In the aftermath of neo-Nazi-led violence in Charlottesville that left one woman dead, Mr Trump was slow to blame the white supremacists who triggered the clashes and said there was blame on “many sides”.
He also defended the “fine people” who were protesting over plans to remove the statue of the general. “I wonder, is it George Washington next week,” he told reporters during an rumbustious press conference in Trump Tower.
Sad to see the history and culture of our great country being ripped apart with the removal of our beautiful statues and monuments. You.....
— Donald J. Trump (@realDonaldTrump) August 17, 2017
Yet Karen Finney, a descendant of Lee and a one-time spokesman for Hillary Clinton’s presidential campaign, said Mr Trump does not know what he is talking about and was not “intellectually interested” in learning about the difficult, complex history he was diving into.
“President Trump, how dare you. You have no idea,” she told MSNBC.
There were two periods in US history - between 1880 to 1920, and during the 1950s and 1960s - when most of the statues of figures such as Lee were erected. They were put up by white communities trying to impose control on black people and to push back against the progress being made by the civil rights campaign.
“[It was] to say to blacks, ‘guess who’s still charge’,” said Ms Finney, a great-great-great grandniece of Lee.
“This is the system of the Confederacy that Donald Trump was defending, so when he throws those kinds of terms around he doesn’t really understand the history.”
Ms Finney, whose mother is white and whose father was black, said it was essential for the country to have a sober conversation about what such statues represented. Otherwise, the country was failing to tell the truth about a period that represented “real terrorism”.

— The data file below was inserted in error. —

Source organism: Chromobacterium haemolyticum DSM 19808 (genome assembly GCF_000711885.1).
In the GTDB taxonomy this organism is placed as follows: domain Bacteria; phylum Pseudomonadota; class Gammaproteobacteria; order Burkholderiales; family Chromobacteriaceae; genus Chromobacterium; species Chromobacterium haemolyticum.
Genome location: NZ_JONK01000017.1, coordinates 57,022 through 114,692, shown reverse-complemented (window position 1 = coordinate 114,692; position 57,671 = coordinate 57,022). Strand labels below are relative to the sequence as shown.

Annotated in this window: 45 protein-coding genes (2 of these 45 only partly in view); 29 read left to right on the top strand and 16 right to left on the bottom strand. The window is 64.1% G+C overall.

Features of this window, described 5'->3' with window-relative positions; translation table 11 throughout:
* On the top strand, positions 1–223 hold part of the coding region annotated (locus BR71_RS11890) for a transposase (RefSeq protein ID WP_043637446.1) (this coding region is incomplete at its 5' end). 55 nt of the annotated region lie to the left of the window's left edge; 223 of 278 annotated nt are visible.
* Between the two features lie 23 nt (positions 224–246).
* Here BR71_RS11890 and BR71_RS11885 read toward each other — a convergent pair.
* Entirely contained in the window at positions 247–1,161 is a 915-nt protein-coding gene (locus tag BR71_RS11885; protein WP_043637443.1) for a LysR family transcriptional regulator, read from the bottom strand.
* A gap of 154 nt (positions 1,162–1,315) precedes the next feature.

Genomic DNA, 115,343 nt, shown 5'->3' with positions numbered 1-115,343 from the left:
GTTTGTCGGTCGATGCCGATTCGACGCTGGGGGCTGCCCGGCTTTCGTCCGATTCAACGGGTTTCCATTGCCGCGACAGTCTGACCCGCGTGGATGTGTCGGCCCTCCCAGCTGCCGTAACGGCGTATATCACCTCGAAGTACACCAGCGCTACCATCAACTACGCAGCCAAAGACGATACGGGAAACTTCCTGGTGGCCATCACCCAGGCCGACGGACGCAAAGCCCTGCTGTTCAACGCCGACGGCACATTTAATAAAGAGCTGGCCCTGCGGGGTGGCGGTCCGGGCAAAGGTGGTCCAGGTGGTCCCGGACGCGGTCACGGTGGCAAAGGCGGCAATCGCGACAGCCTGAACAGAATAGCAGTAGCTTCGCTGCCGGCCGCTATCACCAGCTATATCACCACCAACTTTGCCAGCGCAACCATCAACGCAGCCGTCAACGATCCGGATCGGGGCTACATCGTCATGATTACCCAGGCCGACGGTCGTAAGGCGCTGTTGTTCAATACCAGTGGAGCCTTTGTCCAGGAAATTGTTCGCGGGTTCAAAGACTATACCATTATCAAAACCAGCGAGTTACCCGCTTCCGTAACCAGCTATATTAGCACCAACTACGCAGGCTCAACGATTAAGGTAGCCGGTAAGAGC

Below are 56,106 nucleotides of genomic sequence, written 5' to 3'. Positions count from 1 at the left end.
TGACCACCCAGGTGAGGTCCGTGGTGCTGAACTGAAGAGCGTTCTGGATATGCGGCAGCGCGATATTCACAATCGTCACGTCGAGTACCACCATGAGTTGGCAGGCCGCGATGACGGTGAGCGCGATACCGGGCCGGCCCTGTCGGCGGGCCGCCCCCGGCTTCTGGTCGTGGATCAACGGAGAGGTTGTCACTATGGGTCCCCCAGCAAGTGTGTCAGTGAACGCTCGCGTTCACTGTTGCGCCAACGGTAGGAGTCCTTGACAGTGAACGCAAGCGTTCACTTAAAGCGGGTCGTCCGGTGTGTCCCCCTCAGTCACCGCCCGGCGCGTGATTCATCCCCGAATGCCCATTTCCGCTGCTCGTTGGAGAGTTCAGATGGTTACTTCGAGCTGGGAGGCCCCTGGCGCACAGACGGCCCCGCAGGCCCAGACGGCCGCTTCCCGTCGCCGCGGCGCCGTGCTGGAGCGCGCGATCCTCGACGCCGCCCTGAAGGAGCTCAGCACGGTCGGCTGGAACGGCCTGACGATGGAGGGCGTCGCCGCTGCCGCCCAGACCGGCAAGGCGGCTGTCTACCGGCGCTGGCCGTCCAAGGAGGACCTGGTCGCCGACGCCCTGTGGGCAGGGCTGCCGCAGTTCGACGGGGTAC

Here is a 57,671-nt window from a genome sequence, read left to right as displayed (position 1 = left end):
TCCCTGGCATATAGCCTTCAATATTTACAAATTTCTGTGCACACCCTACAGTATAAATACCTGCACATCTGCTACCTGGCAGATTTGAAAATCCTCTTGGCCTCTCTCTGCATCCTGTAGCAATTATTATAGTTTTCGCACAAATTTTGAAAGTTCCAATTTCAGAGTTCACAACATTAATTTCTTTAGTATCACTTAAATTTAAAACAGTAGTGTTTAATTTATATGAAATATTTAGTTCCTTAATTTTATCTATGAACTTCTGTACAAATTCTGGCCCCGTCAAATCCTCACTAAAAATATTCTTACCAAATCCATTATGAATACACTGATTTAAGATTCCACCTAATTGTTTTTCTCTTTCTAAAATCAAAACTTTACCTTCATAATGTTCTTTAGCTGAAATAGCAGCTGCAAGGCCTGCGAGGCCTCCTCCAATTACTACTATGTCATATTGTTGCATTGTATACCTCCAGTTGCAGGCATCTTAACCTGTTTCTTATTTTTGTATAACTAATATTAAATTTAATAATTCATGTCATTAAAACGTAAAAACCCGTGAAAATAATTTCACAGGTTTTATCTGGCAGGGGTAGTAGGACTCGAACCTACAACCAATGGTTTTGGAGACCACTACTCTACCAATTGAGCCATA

At a rally this week in Arizona, Mr Trump again spoke out in defence of retaining such statues, which many cities and states are rushing to remove.
Speaking in Phoenix on Tuesday, he said those trying to get rid of the statues were “trying to take away our culture. They’re trying to take away our history”.
“And our weak leaders, they do it overnight. These things have been there for one hundred-and-fifty years, for a hundred years,” said Mr Trump. “You go back to a university and it’s gone. Weak, weak people.”
Ms Finney is not the only descendant of Lee to have denounced the violence that broke out in Charlottesville and left 32-year-old Heather Heyer dead. A 20-year-old man has been charged with her murder.
“There's no place for that,” Robert E Lee V told Newsweek of the violence. “There’s no place for that hate.”
He added: “Our belief is that General Lee would not tolerate that sort of behaviour either. His first thing to do after the Civil War was to bring the Union back together, so we could become a more unified country.”